Saturday, June 25, 2016
Vlad and I are in shock. That Britain should have opted to turn the clock back and leave the EU was unimaginable. The tiny margin between the 'leave' and the 'stay' votes speaks about a country strongly divided. The situation in GB in fact, mirrors what is taking place in the US with the nostalgia for days past when people felt that they had a secure place in a country that resembled them.
What saddens me is that 74% of people under 24 years old voted to stay in the EU on Thursday night. Does the future not belong to them?
I don't like what is going on in the world most of the time. What is taking place now feels close to home and completely unrealistic. When has wanting to go back to the way things were in the past ever possible or thinkable?
In a time of globalisation how is it possible to think about becoming more insular? And how is it possible to think that exclusion is a step forward?
Friday, June 10, 2016
|Frank Lloyd Wright's Home and Studio in Oak Park|
|Hemmingway's birthplace also in Oak Park|
|Tristan's kitchen and my favorite place to sit|
|Architectural River Tour|
First, let me say that during the week that Vlad and I were in the windy city (not windy because of it’s Aeolian power, but for the wind emanating out of its’ politician’s mouths), we did not meet a single surly, sour, or cranky person. From the personnel at the grocery markets to the Uber drivers to the neighbors living on our son’s street, we did not encounter a single solitary *ss h***. Well, that’s not quite right. The manager at the Olive Garden where I forgot my iPad and had it subsequently stolen, didn’t even offer me a conciliatory coffee for my pain and suffering… but that’s another story. We were charmed and warmed by Chicagoans' friendliness and willingness to engage with a couple of middle-aged Canadians on a mission to settle our boy into his apartment before his Step 3 exam and the beginning of a three-year residency program at one of Chicago’s many, many hospitals.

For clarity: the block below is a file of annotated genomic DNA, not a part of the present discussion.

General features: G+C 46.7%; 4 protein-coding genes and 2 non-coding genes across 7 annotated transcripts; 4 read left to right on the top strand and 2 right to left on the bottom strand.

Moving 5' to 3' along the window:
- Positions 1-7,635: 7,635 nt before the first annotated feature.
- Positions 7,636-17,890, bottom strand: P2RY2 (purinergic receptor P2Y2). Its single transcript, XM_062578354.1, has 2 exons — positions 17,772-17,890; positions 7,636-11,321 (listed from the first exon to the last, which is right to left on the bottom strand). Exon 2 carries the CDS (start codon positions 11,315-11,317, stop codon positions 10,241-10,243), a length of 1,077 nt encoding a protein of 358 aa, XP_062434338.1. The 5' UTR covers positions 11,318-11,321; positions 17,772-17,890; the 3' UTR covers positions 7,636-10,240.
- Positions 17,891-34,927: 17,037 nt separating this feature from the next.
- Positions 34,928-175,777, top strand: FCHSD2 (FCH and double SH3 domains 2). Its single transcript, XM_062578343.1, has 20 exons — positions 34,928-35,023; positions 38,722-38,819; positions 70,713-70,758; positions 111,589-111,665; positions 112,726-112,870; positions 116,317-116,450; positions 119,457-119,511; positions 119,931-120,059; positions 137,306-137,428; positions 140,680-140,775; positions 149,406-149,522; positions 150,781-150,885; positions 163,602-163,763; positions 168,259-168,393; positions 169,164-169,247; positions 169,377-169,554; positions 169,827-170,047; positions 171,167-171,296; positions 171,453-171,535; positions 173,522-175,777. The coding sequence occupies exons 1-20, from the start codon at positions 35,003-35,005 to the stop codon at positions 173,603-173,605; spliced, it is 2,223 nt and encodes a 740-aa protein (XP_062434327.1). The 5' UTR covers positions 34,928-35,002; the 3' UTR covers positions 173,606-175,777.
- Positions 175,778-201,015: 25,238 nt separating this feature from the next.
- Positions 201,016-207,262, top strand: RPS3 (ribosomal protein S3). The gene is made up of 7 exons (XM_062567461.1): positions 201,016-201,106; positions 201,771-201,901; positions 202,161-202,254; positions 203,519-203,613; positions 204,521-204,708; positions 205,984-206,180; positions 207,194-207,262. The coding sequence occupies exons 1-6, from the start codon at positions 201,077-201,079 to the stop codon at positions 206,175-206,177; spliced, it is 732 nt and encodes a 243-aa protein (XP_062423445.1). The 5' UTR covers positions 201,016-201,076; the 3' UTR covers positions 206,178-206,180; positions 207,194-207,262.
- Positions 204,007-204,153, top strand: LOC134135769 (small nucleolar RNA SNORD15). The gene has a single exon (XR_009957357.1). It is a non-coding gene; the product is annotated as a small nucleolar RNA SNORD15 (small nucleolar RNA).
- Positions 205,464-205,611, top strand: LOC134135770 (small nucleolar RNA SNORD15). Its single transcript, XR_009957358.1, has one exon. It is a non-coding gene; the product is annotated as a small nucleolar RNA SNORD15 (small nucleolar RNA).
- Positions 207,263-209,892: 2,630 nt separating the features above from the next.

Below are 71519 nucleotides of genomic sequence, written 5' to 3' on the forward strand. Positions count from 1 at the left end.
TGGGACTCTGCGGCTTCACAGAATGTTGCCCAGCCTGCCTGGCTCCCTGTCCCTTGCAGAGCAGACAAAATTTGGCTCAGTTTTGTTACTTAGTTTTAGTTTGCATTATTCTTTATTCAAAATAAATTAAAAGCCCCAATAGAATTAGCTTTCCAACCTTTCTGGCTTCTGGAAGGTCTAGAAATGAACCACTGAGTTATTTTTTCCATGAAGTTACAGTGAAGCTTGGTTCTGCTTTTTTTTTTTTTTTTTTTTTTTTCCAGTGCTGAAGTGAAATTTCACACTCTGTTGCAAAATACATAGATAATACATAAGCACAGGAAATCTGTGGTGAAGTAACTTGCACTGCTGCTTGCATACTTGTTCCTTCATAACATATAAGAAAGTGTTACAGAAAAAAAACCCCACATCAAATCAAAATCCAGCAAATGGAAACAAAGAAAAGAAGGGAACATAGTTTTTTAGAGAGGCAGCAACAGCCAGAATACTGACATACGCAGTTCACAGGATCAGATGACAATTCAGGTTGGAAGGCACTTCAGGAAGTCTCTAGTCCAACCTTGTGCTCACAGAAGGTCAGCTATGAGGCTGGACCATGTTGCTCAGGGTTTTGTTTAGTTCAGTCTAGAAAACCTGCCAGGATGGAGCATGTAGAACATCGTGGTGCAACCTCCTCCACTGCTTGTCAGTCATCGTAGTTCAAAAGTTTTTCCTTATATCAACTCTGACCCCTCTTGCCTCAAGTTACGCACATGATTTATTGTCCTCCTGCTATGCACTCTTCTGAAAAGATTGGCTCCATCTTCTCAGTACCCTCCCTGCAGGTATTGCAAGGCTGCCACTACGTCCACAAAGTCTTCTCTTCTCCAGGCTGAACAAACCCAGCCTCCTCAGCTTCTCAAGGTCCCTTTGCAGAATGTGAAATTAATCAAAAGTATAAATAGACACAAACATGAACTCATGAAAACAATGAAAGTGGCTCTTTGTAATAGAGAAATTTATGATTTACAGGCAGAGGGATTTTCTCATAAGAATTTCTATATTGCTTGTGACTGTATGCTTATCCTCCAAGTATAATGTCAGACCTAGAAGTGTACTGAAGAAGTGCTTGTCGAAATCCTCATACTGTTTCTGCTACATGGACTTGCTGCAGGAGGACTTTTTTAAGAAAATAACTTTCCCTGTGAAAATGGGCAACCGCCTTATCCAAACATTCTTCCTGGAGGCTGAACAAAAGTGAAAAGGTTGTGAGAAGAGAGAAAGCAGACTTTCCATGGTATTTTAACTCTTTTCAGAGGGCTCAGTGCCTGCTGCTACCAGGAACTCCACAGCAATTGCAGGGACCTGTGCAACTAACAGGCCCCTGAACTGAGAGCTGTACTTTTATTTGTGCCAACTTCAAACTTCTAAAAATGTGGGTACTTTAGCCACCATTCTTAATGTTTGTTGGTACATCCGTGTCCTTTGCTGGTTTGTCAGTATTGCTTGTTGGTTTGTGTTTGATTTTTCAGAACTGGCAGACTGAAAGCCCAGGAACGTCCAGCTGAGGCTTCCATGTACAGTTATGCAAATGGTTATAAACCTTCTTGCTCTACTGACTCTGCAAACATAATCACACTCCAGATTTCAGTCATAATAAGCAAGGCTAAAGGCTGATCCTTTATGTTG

The Chicagoans we met during our seven-day stay were authentic, kind, friendly and willing to help out in any way that we asked, be it for directions, advice on the best way to get to work, to the best place to get a delicious and economical bite to eat. We were enveloped in a warm hug of human kindness. Who would have known that this sprawling, diverse, crime-ridden city would offer up the degree of solicitousness that we encountered wherever we went? And we went to a LOT of places…
We must have put on several hundred kilometres getting the apartment hooked up with gas, electricity, Internet, insurance, furniture and groceries. Every time we needed help, we were obliged with a friendly face, a smile and reassurance that not all big, sprawling heterogeneous cities are an unsafe place to be.
We discovered Uber, the cheapest, best way to get to downtown, the best Mexican food to be had north of the Mexican border, movie theatres with Lazy Boy-type easy chairs and neighborhood connectedness the likes of which we do not experience at home. The people in Tristan’s neighborhood wanted to know him and were quick to include him in their daily looking-out-for type of concern. They were congratulatory, encouraging and immediately offered the best way to…(insert just about anything here).
Thank you Chicago, for welcoming our boy into your hearts and into your community. Thank you for making us feel at home, making us feel welcome and for making us instantly feel like we are a part of your ‘hood’.
We look forward to coming back and discover more of what you have to offer.